Talbot’s art style has been described as “do-it-yourself.” He explained that he didn’t attend any formal art schools and much of his approach to cartooning art was by learning through his own practice.
“I think that my style kind of reflects that … There’s a lot of experimentation to see what works for me. I think I do have a style. People have confirmed that with me that, ‘Your style stands out.’ They started saying that with the Turtles, too. With my style of Turtles people really responded to it and appreciated it visually.”
He added the often keeps in the pencil lines in final versions of his art, which in a way showcases his process.
“You can see a lot of work in my art and I think I prefer that look too,” Talbot said. “The pieces that I enjoy are the pieces where you can see the sketches underneath and I paint on top of the pencils and I don’t erase the pencil.”
Learning how to tattoo
Tyler Chaney, 32, has been working as a tattoo artist for more than a decade, getting his start at various tattoo parlors in California before moving to Easthampton. He didn’t think he’d ever take on an apprentice tattoo artist, let alone someone two decades older than him. But he was surprised to find that when he took on Talbot as an apprentice that he was a quick learner.
“For the most part, it was relatively easy training him,” Chaney noted. “He came in with a goal to become a legit solid tattooer who was fundamentally sound. He had that goal going for him. Basically it was me teaching him about the machine — needle depths, full saturating inks, and stuff like that, and just making sure he had a good fundamental base.”
He continued, “He knows more about art than I’ve probably ever known and he’s probably forgotten more than I’ve ever known about art. So, the artistic side of it, I didn’t have to really teach him anything. He’s probably taught me a lot.”
He added that it’s unheard of in the industry for people to become tattoo artists in the middle of their life. Most people get their start in their 20s or 30s. At Oxbow Tattoo, most of the artists range from their 30s to early 40s.
“What Eric brings to the table with his art and just being a cool dude, that’s the only reason why I accepted him as an apprentice,” Chaney said. “I think he can bring something really good to the tattoo industry as opposed to anyone off the street who has some cool drawings in a book. He’s a very accomplished artist who’s world renowned for his background.”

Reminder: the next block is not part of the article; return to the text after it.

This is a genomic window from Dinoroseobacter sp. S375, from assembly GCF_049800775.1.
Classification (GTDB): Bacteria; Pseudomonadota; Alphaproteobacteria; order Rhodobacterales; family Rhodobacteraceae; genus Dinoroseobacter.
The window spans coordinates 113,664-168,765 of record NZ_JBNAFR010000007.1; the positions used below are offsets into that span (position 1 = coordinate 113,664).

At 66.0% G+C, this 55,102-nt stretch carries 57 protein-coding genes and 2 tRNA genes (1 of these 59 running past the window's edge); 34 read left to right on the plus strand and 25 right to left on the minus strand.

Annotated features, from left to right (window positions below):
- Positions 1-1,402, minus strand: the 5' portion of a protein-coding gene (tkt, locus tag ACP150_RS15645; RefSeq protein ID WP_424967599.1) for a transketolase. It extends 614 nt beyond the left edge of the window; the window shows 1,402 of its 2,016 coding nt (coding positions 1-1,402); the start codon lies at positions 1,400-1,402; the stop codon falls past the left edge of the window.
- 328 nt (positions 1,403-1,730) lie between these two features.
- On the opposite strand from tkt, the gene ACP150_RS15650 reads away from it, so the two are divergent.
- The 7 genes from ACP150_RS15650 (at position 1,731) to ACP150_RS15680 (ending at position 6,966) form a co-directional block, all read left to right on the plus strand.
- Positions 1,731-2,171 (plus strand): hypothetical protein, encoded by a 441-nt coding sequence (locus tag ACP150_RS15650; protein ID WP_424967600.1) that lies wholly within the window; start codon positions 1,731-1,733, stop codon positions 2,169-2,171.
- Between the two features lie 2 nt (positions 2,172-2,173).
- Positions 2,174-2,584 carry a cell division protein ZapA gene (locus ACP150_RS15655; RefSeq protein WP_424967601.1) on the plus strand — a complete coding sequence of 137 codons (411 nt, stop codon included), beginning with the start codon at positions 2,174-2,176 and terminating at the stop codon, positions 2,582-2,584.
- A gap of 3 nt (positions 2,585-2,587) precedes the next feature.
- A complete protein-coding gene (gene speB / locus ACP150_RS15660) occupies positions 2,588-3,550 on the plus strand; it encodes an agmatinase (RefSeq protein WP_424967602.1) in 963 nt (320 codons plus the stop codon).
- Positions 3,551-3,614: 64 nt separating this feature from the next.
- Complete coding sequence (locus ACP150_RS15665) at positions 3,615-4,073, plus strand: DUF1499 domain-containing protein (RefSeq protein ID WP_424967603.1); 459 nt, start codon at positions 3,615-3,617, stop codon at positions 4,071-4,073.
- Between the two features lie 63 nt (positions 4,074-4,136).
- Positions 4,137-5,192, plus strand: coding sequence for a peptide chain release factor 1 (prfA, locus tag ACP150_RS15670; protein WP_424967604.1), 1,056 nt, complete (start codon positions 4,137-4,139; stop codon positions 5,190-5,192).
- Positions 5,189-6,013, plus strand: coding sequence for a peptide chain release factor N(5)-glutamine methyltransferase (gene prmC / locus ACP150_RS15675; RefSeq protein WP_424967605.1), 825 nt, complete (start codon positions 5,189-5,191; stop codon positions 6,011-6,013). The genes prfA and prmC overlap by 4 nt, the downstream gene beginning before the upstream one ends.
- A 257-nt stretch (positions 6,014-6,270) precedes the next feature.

It was also a surreal experience teaching Talbot for Chaney having grown up with the Teenage Mutant Ninja Turtles and his comic artwork.
“It’s still weird,” he added.
Talbot said he respects all of the tattoo artists at Oxbow Tattoo for how many years they’ve put into honing their craft.
“These guys are pretty damn incredible artists and seeing what they can do with a tattoo machine is very humbling,” Talbot added.
Since he completed his apprenticeship with Chaney in October 2018, Talbot has gained some positive feedback from clients about his work.
“It’s been good,” Talbot noted. “I’ve been lucky. I’ve had good heals. Learning to tattoo is a very difficult process. There’s a lot of things that can go wrong. Knock on wood, I’ve been very lucky to not have some of those things go wrong. My clients have told me I have a soft hand and I think that plays into what I’ve done over the years with brushes and pens.”
Getting a tattoo apprenticeship is a challenge in and of itself.
“You have to prove yourself and prove that you have respect for the industry,” he added. “The respect that they had for me and the years that I put in [comics] helped me get the apprenticeship I think.”
He said the only thing he regrets about his decision to enter the tattoo industry is not starting sooner.
“I see what I might be able to do with tattooing and I’m not sure if I’ll get there,” Talbot said. “I guess it’s how much hard work I put into it.”
For more information about Talbot visit his Instagram page at instagram.com/eric_talbot. For more information about Oxbow Tattoo visit oxbowtattoo.com.
Chris Goudreau can be reached at email@example.com.